Arno Held: What we see is that the need for advanced applications is rising. It seems that users of Additive Manufacturing technologies still lack success in identifying new disruptive applications based on AM beyond just replacing existing ones. This is a great challenge and calls for smart people to develop new applications tailored to AM. That is why we do not only focus on hardware, software and material enterprises, but on applications as well.

Some start-ups have realized that the true value of AM can be created when end-use parts are being redesigned from scratch. Then the true engineering magic happens. Larger corporations might have the funds and resources for this but are mostly lacking flexibility. This is the big advantage of start-up companies. Forget about what has been there and start over. Highly dynamic scrum teams which are detached from a rigid organization bring new creativity and a different level of innovation to the big industrial players. We know that this requires new skill-sets in and around materials, manufacturing and applications development, but this is exactly where AMV can very well support.

3D Printing Industry: Combining hardware, software and material/chemistry expertise, AM is a sector with many moving parts, and potentially risk. The software industry has been a primary focus of investors in the past, possibly due to (and this is a gross oversimplification) the ability to scale via leasing additional bandwidth/computation power. How do you view the wider investment community’s appetite for start-up investments that are not specifically focused on software and how is 3D printing viewed by that group in 2018?

Arno Held: Indeed, cost, dynamics and scalability in software are different than in hardware technology. A couple of years back we saw that large software VCs started to make the first investments in AM.

Of course, these firms have certain expectations when it comes to growth and monetization of their investments. These expectations are benchmarked against the performance of digital companies. This becomes a challenge once investors realize that industrial hardware works differently. It requires much more patience and a different set of knowledge and network in order to create synergies.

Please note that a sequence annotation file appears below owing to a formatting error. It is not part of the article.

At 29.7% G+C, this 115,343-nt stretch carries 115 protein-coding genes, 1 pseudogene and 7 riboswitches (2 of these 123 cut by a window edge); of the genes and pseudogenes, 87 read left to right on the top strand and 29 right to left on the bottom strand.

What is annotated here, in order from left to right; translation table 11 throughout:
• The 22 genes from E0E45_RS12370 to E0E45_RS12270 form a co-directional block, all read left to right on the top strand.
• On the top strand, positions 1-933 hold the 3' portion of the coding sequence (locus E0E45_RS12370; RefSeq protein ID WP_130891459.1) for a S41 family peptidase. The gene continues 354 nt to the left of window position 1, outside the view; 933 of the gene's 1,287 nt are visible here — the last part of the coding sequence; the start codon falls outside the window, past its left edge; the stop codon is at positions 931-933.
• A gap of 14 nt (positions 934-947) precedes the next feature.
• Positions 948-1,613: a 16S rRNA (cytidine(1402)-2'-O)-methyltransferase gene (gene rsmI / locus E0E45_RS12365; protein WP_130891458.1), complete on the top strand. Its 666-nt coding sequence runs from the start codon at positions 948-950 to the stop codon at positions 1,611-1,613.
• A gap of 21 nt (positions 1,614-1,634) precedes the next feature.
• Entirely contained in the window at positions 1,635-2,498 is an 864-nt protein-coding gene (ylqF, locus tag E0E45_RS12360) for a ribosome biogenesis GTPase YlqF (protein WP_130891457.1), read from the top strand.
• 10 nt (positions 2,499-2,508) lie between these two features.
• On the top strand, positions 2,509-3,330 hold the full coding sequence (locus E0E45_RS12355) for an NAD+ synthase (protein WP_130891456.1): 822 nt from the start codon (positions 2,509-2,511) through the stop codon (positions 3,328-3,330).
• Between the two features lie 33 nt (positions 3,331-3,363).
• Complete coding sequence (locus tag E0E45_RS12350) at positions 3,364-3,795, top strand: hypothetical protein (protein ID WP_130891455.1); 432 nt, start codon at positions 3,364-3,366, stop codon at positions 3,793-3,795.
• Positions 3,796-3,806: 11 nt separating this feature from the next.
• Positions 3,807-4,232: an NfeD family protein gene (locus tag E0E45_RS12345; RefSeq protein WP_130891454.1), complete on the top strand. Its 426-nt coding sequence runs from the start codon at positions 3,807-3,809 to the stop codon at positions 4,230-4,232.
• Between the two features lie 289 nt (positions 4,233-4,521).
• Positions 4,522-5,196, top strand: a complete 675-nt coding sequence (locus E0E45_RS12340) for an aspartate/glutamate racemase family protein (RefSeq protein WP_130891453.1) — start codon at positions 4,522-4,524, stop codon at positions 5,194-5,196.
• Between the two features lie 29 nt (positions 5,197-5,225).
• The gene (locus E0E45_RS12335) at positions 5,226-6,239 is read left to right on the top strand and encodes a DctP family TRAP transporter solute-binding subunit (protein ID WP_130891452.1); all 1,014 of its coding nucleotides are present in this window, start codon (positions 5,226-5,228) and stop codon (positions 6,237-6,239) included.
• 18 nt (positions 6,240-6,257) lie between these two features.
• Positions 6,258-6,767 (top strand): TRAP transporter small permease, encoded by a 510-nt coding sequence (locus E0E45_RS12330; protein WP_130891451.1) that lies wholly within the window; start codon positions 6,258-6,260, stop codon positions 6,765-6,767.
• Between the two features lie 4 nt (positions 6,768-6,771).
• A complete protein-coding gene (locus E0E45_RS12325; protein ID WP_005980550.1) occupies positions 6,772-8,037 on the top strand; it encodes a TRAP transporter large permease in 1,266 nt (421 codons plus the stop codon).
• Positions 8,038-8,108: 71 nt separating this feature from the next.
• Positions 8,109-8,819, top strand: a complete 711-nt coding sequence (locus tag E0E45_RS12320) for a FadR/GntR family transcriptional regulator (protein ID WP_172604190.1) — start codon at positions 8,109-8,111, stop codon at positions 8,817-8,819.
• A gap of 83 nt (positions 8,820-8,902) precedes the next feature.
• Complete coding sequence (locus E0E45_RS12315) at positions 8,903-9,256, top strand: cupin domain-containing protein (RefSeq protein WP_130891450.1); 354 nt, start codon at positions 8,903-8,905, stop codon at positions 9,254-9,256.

However, we see funds and corporate venture capitalists starting to invest in technology based AM startups today as well. Especially in the US, we are seeing how ticket sizes and valuations are becoming bigger and bigger each month. This is an impressive development and certainly a good statement for entrepreneurs at the point when they raise the money. However, this also indicates investor’s expectations for the future and the kind of pressure that will be on the teams in order to meet the numbers and keep their promises.

Radial engines colored with DyeMansion DM60, 3D printed in PA2200, blasted with DyeMasion Powershot S (10 min). Photo by Michael Petch
Radial engines colored with DyeMansion DM60, 3D printed in PA2200, blasted with DyeMasion Powershot S (10 min). Photo by Michael Petch

3D Printing Industry: Munich, near where you’re based, has become a hot-spot of AM activity. What would you attribute this to?

Arno Held: Generally, Southern Germany is a fantastic breeding ground for high-tech, hardware and all kinds of engineering disciplines. Examples thereof include not only large blue-chip tech corporations such as BMW, Daimler, Siemens and many more, but also a large variety of small- and medium-sized world-leading corporations being at the forefront of their industry. In combination with world-renowned technical universities in Karlsruhe, Stuttgart, and Munich, amongst others, there is a great basis for long-term success.

Munich in particular is the home of large industrial companies and also birthplace of EOS, the leader in polymer and metal AM. The company was founded here almost 30 years ago. Ten years later, Voxeljet was founded just outside of Munich.

Five years ago, I was part of the team that established the 3D Printing Cluster Initiative which is now known as MUST3D, a network of a couple of hundred 3D Printing enthusiasts who meet every 6 months in order to update each other on the latest developments in AM.

In more recent years, the proximity to talent and large potential customers encouraged also other industry players such as GE Additive and Oerlikon to open subsidiaries in Munich. Last but not least, successful AM startups and AM Ventures portfolio companies like DyeMansion and Vectoflow have their head offices in the city.

On top of this, Munich has a very active scene of excellent high tech investors such as B-to-V and UnternehmerTUM VC. Additionally, the local infrastructure provides great start-up support through the entrepreneurial centers of TU Munich, LMU and the Munich University of Applied Sciences. Especially UnternehmerTUM, Europe’s largest entrepreneurial center, provides a great boost to tech startups of all kinds.

I think the local AM ecosystem in Munich is unique and there is no better place from a global perspective to set foot in the AM industry…and AM Ventures is always open to support cutting-edge entrepreneurial initiatives that help AM technologies and applications to become the industry standard of tomorrow.

You can track investments and M&A activity in the 3D printing industry here.